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NEWS > 06 October 2007

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Former Sergeant Under Investig
Drew Peterson is not only a suspect in his fourth wife's disappearance and his third wife's death, the former police officer is now under investigation for police misconduct, ABC News has learned.

The Bolingbrook Police Department, where the 53-year-old was a sergeant, has turned over evidence to prosecutors that alleges Peterson used department computers to track private citizens not under active police investigation.

The evidence alleges that Peterson ran ID and background information on friends and associates of his wife, Stacy Peterson, before she disappeared, as we... Read more

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06 October 2007
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Puerto Rico Police Accused of

MAYAGUEZ, Puerto Rico Mistrust of police has been ingrained for years in this bleak coastal town, where a basketball court mural shows a girl running from a baton-wielding officer under the slogan: "To be poor is not a crime."

So there was some sense of vindication when the FBI arrested 10 officers this summer, accusing them of planting drugs on residents of housing projects and other poor neighborhoods in one of Puerto Rico's worst police corruption cases.

The reach of the scandal became apparent this week when the local Justice Department recommended throwing out cases against 51 people accused of drug offenses in Mayaguez, a town on Puerto Rico's western shores.

The police unit in Mayaguez considered residents of housing projects near their precinct as "targets of opportunity," said Luis Fraticelli, the top FBI official in Puerto Rico, in an interview with The Associated Press.

"They would drive by and they didn't like the kid or whatever, so they would decide to go plant drugs on him," said Fraticelli.

The officers have proclaimed their innocence, but the island's 8,000-strong force is reeling from accusations of corruption. Fraticelli noted there were nearly 50 federal indictments of police last year.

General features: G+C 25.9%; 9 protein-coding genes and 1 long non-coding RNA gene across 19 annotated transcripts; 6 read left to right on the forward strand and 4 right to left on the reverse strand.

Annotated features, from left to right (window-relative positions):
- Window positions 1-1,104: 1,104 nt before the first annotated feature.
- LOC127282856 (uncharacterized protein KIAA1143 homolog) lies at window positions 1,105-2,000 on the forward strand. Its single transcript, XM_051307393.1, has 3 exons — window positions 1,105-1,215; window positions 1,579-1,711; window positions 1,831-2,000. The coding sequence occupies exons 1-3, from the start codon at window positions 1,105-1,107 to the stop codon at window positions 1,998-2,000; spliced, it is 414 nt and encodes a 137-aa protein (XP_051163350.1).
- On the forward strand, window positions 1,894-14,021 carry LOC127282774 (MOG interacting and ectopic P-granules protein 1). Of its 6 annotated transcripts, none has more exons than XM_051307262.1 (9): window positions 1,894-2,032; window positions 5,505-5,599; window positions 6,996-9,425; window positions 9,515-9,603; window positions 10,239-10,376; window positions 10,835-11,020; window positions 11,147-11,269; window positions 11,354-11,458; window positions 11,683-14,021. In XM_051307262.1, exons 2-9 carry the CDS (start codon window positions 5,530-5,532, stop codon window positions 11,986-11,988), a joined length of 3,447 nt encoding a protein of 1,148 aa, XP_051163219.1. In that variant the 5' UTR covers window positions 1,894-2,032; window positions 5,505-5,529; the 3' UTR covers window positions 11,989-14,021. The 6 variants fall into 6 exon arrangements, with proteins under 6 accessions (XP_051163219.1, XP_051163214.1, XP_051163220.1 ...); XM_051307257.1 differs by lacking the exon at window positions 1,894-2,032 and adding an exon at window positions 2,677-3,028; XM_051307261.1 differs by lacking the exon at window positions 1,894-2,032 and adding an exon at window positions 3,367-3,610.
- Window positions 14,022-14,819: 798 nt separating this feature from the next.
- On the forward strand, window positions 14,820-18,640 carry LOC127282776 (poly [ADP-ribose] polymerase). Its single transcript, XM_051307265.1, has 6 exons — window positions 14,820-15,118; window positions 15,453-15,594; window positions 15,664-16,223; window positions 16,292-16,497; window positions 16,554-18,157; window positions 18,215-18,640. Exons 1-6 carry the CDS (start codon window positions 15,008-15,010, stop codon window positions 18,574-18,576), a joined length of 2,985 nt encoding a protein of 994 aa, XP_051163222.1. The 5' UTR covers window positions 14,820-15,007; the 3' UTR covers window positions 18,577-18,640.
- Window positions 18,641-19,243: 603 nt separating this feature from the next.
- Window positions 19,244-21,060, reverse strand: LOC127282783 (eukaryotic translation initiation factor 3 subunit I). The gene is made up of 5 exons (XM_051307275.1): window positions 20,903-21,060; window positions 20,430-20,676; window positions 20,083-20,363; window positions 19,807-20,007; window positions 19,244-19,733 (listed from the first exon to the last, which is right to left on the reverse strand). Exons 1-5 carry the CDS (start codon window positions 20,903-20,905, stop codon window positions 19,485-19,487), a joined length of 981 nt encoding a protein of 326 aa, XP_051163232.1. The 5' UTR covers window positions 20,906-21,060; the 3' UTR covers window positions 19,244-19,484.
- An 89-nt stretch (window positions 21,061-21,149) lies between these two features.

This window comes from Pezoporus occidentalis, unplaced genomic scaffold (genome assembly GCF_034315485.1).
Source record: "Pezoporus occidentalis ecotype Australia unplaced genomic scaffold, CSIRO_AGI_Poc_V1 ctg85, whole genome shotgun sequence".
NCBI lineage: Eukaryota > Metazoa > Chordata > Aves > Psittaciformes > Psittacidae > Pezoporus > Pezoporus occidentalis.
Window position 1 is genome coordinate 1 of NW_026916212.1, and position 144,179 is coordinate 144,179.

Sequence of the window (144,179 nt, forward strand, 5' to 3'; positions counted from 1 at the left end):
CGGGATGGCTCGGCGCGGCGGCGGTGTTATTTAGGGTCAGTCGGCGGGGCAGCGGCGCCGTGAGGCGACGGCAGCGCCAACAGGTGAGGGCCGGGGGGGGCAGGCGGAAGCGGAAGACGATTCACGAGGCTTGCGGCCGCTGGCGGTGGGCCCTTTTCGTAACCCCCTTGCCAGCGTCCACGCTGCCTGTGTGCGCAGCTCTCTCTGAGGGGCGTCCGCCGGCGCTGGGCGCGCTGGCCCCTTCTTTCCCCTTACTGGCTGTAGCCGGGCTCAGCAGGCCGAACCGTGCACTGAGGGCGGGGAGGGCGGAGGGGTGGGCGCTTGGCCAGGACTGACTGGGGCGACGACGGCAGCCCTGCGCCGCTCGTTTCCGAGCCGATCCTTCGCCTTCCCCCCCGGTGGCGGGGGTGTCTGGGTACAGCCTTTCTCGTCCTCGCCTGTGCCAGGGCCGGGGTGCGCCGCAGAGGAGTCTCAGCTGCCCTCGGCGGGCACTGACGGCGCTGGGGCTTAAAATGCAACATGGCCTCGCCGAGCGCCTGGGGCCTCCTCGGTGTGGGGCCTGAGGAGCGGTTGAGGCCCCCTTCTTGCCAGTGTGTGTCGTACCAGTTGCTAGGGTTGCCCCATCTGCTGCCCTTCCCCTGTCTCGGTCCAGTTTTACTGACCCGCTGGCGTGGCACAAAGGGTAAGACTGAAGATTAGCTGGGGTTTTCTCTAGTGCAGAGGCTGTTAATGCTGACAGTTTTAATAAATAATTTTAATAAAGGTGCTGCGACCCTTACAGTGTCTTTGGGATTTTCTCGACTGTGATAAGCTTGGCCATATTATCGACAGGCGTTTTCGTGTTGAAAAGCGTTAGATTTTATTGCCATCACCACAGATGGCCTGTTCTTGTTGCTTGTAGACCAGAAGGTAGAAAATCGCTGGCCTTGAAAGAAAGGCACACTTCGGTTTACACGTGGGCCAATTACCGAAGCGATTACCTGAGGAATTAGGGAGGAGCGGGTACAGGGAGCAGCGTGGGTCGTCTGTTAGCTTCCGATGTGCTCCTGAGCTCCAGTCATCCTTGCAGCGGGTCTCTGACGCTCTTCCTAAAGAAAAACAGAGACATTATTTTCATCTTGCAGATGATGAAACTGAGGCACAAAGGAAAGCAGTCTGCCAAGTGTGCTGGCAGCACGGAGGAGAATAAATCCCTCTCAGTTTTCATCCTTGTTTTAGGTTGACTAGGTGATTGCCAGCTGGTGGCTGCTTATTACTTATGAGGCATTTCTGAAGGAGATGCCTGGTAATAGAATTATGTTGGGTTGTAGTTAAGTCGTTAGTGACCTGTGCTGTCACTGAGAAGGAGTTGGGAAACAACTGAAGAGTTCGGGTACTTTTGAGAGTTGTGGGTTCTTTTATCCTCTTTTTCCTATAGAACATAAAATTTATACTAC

Just last month, five members of a police unit in the capital, San Juan, were accused of protecting drug traffickers. Four members of an anti-narcotics unit in the northern town of Arecibo were arrested by the FBI for allegedly planting evidence.

In an episode that was caught on videotape and shown on YouTube and local TV, one officer shot an unarmed man point-blank, killing him as he lay on the ground. Another policeman allegedly shot to death his own supervisor inside a police station. Both cases have resulted in first-degree murder charges against the officers.

Puerto Rico's governor and its police chief recently announced a $14 million plan for increased background checks, drug testing and training for police.

But some residents of the Candelaria complex in Mayaguez, a warren of gray concrete buildings where drug use is rife, say the move comes too late to overcome mistrust.

Armed with a video camera, Virgen Carrasquillo tried to catch police manhandling drug suspects during daylight raids. Officers regularly stopped her on her motor scooter and made threats about her filming, she said.

Days after she filed a harassment complaint in June, police arrived with a search warrant. After ransacking her apartment, they cited her husband for possession of cocaine that she claims was planted.

"It was all lies," said Carrasquillo, a 30-year-old dance teacher with studs piercing her lip and eyebrow.

Her husband, Xuan Carravallo, 32, was released on bail and returned to selling bottled water at a traffic light outside Candelaria's gates. His case is among 51 that the island's Justice Department says should be thrown out.

According to the federal grand jury indictment handed down in August, police fabricated cases against potentially innocent people over three years. The officers now face between 10 years and life in prison.

Fraticelli said the officers did not seek money, but would not elaborate on their motives.

Prosecutors are reviewing dozens of cases that already went to trial, though Justice Secretary Roberto Sanchez Ramos said few if any people were sentenced to prison on evidence from the Mayaguez officers.

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